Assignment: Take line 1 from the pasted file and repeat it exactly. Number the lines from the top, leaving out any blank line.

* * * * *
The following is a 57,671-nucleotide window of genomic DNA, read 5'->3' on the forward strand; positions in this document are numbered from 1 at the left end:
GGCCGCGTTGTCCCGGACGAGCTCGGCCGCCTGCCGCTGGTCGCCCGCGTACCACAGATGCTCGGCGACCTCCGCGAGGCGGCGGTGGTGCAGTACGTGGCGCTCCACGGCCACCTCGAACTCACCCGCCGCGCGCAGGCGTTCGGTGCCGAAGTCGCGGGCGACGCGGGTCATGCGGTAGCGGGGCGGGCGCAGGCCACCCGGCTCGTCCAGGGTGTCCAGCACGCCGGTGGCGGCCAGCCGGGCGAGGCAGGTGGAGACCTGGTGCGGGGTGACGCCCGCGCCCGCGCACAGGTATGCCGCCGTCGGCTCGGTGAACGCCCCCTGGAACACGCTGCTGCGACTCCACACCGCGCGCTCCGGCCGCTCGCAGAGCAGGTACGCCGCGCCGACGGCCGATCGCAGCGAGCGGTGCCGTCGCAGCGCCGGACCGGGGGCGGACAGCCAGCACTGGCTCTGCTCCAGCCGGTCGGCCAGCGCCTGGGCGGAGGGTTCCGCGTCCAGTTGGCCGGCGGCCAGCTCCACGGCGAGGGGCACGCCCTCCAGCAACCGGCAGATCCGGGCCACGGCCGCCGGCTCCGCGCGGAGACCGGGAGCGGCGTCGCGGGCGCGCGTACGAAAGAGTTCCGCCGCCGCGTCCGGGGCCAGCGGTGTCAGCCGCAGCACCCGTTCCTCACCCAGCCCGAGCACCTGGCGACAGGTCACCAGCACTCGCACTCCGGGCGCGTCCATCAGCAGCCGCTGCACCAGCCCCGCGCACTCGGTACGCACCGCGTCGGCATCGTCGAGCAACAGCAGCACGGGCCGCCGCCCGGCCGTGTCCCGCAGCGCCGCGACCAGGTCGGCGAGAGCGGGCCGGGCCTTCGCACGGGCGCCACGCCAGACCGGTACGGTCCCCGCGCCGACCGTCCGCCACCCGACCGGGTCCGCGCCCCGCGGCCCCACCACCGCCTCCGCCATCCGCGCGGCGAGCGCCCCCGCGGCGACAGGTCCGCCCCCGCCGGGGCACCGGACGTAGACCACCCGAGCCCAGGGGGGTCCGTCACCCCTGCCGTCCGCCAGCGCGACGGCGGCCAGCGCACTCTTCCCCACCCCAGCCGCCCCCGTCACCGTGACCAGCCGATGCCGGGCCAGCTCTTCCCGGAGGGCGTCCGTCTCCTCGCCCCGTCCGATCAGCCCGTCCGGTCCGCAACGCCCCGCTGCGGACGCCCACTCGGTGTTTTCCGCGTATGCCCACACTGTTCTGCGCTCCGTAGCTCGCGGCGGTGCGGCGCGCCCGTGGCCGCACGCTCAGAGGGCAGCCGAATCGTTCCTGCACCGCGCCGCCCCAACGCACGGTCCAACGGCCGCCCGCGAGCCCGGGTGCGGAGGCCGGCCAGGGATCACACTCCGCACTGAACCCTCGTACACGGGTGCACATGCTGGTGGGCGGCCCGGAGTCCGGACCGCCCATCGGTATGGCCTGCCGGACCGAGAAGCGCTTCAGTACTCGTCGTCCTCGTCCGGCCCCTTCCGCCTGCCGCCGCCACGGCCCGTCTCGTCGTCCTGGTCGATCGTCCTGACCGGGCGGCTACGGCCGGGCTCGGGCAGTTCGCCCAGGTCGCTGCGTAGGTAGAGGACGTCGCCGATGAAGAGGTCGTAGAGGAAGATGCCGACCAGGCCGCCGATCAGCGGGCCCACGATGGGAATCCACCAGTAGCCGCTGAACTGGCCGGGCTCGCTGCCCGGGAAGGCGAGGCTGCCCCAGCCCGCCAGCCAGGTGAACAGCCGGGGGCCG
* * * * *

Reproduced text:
The following is a 57,671-nucleotide window of genomic DNA, read 5'->3' on the forward strand; positions in this document are numbered from 1 at the left end: